Those series of mistakes constitute the plot of this farce, the summary of which tends to make the summarizer sound slightly farcical himself, first because the genre adheres more strictly to logic (albeit an absurd logic) than does realist fare, and second because it depends on increasingly intricate connections between those caught in its shenanigans.
Jens Baedrup is a bumbling cartoonist from Skagen, an idyllic Danish town between the Baltic and North Seas whose residents are said to be even happier than the Danes as a whole, “who are said to be the happiest people in the world.” Asked to draw up something about the 2005 controversy over the series of Danish cartoons depicting the Prophet Mohammed — “Who better to draw a cartoon like this than someone who doesn’t have a strong opinion” his editor tells him — he reluctantly complies with a drawing showing how unhappy the whole affair makes the Danes. After Soren, a not-particularly-devout Danish Muslim, firebombs Jens’s house to scare him for having drawn a profane cartoon, the cartoonist goes into hiding as the high school guidance counselor in the remote town of Broomeville, NY. Broomeville also happens to be the center of CIA ring composed of a short order cook/coroner, a barmaid, and a mysterious leader named Capo who recruits future charges from the local school system. Jens’s jaded handler, Lorraine, or Locs, has brought him here because she hopes to be reunited with her former lover, a married principal — and proud Cornell alumnus — named Matty, who himself is as hapless as Jens and whose wife begins an affair with the disguised cartoonist. It is only a matter of time before Soren, who believed Jens to be dead, finds his way to the States as well.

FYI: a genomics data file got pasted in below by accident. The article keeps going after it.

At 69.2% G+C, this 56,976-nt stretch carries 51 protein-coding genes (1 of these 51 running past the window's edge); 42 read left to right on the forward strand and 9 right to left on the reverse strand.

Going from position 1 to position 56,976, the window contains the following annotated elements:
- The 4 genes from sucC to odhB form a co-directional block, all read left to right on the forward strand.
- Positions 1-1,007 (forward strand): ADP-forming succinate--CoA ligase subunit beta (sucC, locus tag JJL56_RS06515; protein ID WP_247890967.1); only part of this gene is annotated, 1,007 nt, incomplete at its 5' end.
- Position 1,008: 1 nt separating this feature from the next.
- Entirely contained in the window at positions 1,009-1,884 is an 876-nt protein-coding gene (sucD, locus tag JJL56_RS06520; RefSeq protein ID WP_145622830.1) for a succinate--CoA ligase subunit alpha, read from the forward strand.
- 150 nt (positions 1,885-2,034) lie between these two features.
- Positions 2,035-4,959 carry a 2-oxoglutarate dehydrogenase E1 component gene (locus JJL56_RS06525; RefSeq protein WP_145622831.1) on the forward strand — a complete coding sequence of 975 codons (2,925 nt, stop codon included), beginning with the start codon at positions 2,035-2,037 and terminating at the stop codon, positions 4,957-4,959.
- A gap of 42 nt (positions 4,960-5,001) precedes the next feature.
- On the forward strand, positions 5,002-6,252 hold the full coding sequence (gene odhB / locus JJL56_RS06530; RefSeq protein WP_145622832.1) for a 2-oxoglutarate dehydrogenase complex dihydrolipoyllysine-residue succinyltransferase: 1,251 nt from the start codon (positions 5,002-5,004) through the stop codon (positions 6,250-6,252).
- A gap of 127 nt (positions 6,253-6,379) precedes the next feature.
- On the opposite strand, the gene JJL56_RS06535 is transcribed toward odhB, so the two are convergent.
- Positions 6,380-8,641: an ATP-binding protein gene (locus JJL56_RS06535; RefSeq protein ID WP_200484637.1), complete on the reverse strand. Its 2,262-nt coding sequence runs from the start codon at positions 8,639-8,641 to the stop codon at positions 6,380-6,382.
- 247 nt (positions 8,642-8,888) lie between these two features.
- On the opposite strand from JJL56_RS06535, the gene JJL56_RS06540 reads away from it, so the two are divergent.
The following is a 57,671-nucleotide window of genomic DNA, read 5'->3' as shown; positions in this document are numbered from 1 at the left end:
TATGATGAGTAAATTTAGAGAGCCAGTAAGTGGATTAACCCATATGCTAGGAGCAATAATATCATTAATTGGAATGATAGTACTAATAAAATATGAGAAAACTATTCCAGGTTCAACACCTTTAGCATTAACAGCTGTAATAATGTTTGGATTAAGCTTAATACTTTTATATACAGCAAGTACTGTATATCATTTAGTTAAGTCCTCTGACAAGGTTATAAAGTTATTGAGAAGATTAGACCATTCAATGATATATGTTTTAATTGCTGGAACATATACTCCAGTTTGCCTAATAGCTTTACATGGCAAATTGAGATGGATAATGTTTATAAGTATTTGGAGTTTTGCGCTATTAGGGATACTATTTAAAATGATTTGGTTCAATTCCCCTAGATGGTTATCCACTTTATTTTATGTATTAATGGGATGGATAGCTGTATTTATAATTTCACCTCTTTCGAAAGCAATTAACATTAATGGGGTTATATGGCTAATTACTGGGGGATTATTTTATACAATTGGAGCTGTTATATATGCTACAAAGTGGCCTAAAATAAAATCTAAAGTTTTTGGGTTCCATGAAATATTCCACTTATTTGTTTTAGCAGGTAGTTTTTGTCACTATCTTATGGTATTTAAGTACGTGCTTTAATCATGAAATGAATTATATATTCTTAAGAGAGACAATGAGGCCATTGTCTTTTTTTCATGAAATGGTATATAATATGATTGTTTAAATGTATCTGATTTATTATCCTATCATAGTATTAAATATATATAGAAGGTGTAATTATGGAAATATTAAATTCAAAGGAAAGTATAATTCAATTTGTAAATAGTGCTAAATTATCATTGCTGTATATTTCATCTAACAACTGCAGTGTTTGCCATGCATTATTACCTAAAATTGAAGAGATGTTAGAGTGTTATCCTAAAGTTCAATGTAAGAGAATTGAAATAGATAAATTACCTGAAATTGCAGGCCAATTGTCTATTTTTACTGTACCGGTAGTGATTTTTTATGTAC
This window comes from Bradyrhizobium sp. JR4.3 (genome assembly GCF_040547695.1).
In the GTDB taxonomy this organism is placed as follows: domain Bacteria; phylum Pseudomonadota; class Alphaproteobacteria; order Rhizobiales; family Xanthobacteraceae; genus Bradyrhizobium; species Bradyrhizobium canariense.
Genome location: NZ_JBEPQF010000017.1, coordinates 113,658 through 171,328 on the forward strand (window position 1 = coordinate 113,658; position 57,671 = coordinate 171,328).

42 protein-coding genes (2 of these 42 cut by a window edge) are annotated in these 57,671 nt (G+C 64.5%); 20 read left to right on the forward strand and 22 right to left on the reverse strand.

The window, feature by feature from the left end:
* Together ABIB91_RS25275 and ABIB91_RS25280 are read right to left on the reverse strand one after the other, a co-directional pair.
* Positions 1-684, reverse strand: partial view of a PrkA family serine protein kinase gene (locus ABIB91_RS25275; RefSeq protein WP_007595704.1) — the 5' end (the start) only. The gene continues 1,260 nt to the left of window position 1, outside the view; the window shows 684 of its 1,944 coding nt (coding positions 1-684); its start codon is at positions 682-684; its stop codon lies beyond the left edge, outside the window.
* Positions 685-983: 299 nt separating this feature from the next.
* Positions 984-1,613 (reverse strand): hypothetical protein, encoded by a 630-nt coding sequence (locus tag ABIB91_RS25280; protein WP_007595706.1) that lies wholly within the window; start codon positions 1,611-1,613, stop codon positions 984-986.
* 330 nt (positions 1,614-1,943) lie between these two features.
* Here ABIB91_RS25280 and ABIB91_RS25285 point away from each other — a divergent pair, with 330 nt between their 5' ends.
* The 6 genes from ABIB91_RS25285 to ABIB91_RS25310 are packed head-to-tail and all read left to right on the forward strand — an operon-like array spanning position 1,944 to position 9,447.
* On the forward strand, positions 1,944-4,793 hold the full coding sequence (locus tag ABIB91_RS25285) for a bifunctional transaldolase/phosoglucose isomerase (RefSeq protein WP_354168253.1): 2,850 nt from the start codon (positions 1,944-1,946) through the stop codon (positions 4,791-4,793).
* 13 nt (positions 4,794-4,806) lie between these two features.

So does a stakes-less, small-town version of “The Great Game” commence in which, according to the withering assessment of Lorraine, all the distinctly unhappy participants are “too stupid to live.” Which isn’t to say Clarke is hostile to his disaster-bound characters, or to America for that matter. He is particularly adept at pausing his manic narrative to burrow into the meaning of a single look or seemingly innocent comment, and these extended, well-observed riffs do just enough to humanize the crowded cast. And while Jens unwittingly inspires murderous rage in multiple people, it is hard not to be fond of the luckless hero, who orders his eggs sunny-side-up because it “seemed like the optimistic and least violent of the three choices.”
Clarke’s breezy pacing and comic resilience can only keep the violence at bay for so long. Guns multiply — this is America after all — as the novel’s space contracts and the characters find themselves with “absolutely nowhere else” to go. The first law of farce is that bodies in motion will eventually collide, and Clarke orchestrates the inevitable collision by beckoning each character from across the world and assembling them at the Lumber Lodge under the watchful eye of the moose.
In classical comedy, a final-act wedding puts an end to the misunderstandings and conflicts that propel the plot; here, Clarke dangles the possibility of a concluding ceremony even as it become increasingly clear that a more violent resolution is inevitable. And yet, as the poignant ending demonstrates, comedy’s inherent optimism, even if mercilessly ironized, survives just barely.